can't write compatible tools.

One option, if you like it, is to say that any paragraph starting with
".. " will generate an error unless it starts a directive that a
parser knows about...  And anyone who uses directives should know that
they are making their docstrings less standard and less portable
across tools..  And, perhaps, "standard" directives can be added
to the language as time goes on, which will *not* result in less
standard/portable docstrings.

> That's a big enough domain with enough controversy to make the
> feature necessary. See the archives. See this discussion! :-) It's
> been going on for years, you know.

I know it has.  I thought maybe we could end it.  :) But if you manage
to convince me otherwise, I guess I *will* go off and write my own
parser/docstring tools. ;)

> > I think that external URL
> > hyperlinks should be implemented with colorizing, if at all.
> They're definitely required. I used readability as the overriding
> criterion in making that decision. Which is more readable?

I would argue for either::

  I love using the Python programming langauge (http://www.python.org).


  I love using the Python programming language (U{http:/www.python.org}).

...  But I know you'll disagree. :)

> It is my opinion that incomplete, minimal markup schemes are doomed
> to failure, because *your* minimal set of features doesn't match
> *my* set or *anybody else's*. At least at the discussion level. ;-)

I was trying to base my minimal set on previous successful docstring
markup langagues (POD and JavaDoc)..  If you think we need to add more
features, then we should talk about what features to add.  But only if
we're still trying to work towards coming up with a "community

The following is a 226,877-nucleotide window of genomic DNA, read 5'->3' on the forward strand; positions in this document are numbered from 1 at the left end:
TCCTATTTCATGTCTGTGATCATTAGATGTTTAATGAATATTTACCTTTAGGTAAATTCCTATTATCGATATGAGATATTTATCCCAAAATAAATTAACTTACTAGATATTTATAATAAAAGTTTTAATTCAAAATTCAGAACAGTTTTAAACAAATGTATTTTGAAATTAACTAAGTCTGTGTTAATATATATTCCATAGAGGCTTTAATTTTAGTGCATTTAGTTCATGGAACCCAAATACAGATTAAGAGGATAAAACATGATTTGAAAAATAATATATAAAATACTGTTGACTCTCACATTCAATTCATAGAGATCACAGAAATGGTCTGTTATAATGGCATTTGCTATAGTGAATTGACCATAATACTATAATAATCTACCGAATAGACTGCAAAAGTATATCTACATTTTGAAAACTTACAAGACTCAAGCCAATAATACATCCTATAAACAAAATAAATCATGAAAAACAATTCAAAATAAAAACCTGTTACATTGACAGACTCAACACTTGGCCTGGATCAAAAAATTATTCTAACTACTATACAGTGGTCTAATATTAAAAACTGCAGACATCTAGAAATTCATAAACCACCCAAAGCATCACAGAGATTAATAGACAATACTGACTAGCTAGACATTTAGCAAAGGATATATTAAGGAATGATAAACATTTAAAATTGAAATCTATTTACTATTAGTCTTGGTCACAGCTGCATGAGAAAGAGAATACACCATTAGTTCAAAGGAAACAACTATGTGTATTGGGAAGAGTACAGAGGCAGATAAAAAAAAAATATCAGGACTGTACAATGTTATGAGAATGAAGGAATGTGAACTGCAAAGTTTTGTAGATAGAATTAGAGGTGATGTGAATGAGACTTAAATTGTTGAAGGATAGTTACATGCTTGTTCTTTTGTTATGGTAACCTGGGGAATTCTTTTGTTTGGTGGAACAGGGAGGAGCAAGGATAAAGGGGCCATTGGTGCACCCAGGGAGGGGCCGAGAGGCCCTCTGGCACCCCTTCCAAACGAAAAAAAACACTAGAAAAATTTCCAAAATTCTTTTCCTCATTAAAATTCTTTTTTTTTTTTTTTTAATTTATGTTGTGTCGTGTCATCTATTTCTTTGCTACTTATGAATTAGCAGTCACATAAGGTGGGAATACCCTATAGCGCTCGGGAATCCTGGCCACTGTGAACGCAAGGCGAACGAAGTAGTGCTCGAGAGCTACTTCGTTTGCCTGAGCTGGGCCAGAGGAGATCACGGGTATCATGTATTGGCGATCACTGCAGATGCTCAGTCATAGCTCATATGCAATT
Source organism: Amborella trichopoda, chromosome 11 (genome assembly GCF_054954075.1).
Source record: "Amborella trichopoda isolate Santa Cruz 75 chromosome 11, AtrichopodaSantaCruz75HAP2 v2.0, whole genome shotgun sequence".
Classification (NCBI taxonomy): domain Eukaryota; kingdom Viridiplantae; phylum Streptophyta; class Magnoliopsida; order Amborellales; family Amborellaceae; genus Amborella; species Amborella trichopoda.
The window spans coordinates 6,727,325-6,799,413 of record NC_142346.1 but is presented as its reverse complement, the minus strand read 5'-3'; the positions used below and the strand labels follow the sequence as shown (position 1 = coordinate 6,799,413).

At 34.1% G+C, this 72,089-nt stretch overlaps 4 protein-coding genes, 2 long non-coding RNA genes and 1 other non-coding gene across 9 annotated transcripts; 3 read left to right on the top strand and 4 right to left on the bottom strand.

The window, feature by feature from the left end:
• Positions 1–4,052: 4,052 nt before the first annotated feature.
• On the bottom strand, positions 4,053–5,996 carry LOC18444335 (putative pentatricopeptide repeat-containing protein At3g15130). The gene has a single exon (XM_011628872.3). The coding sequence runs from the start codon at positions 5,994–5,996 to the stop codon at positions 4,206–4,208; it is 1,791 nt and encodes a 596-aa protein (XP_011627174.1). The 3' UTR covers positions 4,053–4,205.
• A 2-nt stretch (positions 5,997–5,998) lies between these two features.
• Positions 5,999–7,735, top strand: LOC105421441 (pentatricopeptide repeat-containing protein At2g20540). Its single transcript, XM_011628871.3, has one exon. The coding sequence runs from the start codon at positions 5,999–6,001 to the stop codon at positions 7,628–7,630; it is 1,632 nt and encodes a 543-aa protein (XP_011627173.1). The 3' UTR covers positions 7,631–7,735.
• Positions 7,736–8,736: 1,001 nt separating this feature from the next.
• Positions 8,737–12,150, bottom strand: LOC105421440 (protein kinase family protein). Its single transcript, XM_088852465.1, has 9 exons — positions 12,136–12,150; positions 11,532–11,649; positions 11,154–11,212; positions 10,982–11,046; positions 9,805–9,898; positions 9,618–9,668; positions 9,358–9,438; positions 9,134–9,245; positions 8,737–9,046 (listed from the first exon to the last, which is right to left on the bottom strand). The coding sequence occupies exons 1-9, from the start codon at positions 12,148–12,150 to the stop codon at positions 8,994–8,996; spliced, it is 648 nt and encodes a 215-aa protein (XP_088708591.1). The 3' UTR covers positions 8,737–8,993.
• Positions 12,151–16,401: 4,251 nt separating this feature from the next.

standard" markup language (i.e., something we can put in a PEP).
Otherwise, we might as well just go off and implement our own little
markup languages. :)  But at the end of the day, (perhaps I should say
end of the year? ;), I would like to have a simple, streight-forward,
*bounded* markup language.

> - whose first line begins with '.. ' in column 1,
> - whose second and subsequent lines are indented relative to the first, and
> - which ends with a blank or unindented line.

Hm..  My bad.  I skipped past the "Comments and Directives" section to
the "Directives" subsection.  From the example in that subsection
(which was presumably not correctly formatted), I assumed that the
second and subsequent lines didn't need to be indented::

    .. keywords::
    Author: Anne Elk (Miss)
    Revision: 1

So I guess we basically agree.  Is it ok with you to change that to
"and ends with an unindented line" for now (in our discussion of

> There are essentially two types of directives: extensions, which
> apply to their blocks only; and plugins, which may change the
> behaviour of the parser for some defined part of the input.

I would like to *only* allow "extensions."  If we allow "plugins,"
then a parser that doesn't recognize a directive really has no choice
but to fail.  I really don't see the need for plugins..  

One advantage of just using fields is that we can deal with unknown
fields in a reasonable way: put thier contents in a section labeled
with the name of the field.